Your sense of self-worth can take a big hit after you've been rejected. Give it a little extra attention during this time. Take a few moments every day to think about your positive qualities. Celebrate your accomplishments. Get out and do things you can be proud of, like volunteering to help others, being a good friend, or reaching for a personal goal.

Stay Socially Connected And Engaged

Rejection by one person or one group is painful, but it doesn't have to become the theme of your life. Just shift your social focus to other people and groups. Spend more time with other friends, family members, or coworkers. If your social network is small, make an effort to widen it now. Here are some ways to do that:

  • Get involved with community activities.
  • Be a part of a spiritual community.
  • Get in touch with a friend or extended family member you were once close to but haven't seen in a while.
  • Take up a hobby and join a hobby group.
  • Sign up for a class that interests you.

Laugh And Have Fun

If feeling rejected is painful, having a good time may be the best medicine. Look at the world through a humorous lens. Do things that make you happy. Here are some specific ways to have a better time:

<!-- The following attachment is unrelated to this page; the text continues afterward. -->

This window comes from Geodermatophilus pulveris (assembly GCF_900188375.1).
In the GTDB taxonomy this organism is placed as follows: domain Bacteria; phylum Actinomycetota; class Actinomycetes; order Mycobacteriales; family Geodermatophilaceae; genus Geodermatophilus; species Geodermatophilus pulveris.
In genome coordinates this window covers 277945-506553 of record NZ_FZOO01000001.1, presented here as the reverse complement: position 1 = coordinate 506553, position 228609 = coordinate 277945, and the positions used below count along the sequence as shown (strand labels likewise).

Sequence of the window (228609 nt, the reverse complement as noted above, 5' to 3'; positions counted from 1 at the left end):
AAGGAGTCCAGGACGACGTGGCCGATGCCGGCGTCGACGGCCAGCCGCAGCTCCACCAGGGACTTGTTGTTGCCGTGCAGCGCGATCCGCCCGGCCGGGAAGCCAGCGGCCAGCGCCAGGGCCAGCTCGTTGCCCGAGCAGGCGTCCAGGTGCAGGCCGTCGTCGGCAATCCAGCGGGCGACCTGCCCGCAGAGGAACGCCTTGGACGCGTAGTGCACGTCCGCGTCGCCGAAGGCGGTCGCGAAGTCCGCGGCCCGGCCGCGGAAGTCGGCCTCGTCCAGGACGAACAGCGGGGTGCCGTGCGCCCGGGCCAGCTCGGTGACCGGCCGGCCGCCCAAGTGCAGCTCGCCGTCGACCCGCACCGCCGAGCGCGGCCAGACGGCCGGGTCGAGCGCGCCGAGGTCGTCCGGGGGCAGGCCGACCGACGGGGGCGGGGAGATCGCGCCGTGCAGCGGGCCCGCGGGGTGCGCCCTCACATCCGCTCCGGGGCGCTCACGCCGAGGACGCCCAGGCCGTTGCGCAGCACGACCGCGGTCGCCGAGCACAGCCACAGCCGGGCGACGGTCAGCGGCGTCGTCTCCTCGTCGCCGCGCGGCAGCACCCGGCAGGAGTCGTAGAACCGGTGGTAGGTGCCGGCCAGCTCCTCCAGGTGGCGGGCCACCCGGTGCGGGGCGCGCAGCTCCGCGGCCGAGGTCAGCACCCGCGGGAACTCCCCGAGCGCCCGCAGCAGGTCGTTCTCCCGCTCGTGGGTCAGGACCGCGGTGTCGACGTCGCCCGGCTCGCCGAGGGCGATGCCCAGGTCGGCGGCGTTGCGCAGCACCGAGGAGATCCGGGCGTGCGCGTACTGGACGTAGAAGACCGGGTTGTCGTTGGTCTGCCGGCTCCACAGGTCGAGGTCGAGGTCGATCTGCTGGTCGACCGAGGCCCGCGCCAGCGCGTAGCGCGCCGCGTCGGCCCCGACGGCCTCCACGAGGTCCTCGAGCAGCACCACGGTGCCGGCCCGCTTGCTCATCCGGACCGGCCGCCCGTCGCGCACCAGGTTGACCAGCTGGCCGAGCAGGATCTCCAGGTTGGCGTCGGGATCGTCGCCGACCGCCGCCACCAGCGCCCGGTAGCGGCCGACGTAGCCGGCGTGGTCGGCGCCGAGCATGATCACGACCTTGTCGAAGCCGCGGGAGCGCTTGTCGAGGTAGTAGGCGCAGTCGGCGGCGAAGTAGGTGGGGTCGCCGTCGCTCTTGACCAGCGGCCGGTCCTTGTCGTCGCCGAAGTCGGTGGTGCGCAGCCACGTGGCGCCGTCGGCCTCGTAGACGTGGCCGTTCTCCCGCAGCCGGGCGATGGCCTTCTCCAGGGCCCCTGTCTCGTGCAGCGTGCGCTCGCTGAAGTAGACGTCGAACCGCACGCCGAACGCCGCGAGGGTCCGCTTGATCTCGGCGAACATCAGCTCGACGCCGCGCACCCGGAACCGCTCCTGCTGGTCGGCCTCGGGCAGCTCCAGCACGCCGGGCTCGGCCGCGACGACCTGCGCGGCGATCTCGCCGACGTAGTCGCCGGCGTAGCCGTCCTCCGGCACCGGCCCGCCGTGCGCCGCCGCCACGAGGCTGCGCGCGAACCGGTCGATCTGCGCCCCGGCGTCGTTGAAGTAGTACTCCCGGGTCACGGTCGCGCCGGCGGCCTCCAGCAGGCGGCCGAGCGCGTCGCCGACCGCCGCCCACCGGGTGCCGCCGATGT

• Share jokes, puns, or humorous thoughts with friends.
  • Watch a funny movie or a comedic musical.
  • Go to a comedy club and listen to a comedian.
  • Read a humorous comic strip every morning.
  • Set up a game night with friends or family.
  • Get a pet.
  • Stop taking life so seriously - look for the humor in everyday things.
  • Create a Pinterest board or scrapbook and fill it with funny quotes from people you know.
  • Spend more time with your funniest friend.
  • Go outside to take in the view and get some fresh air.
  • Sing a happy tune as you do housework or walk your dog.
  • Create an artwork that expresses your silly side.

Check Your Expectations

Sometimes, it isn't the event itself that makes you feel bad. Instead, it's the unrealistic expectations you brought into the relationship that makes you feel so disappointed. Think about those expectations now. Is it realistic to believe that no one will ever reject you? Does it make sense to assume that every relationship will be a good fit for both of you? Do you expect everyone to love and accept you? If you objectively look at what you were anticipating, you might discover that you've put too much pressure on yourself and others. Once you understand that, you can move toward other relationships that are healthier and more fulfilling.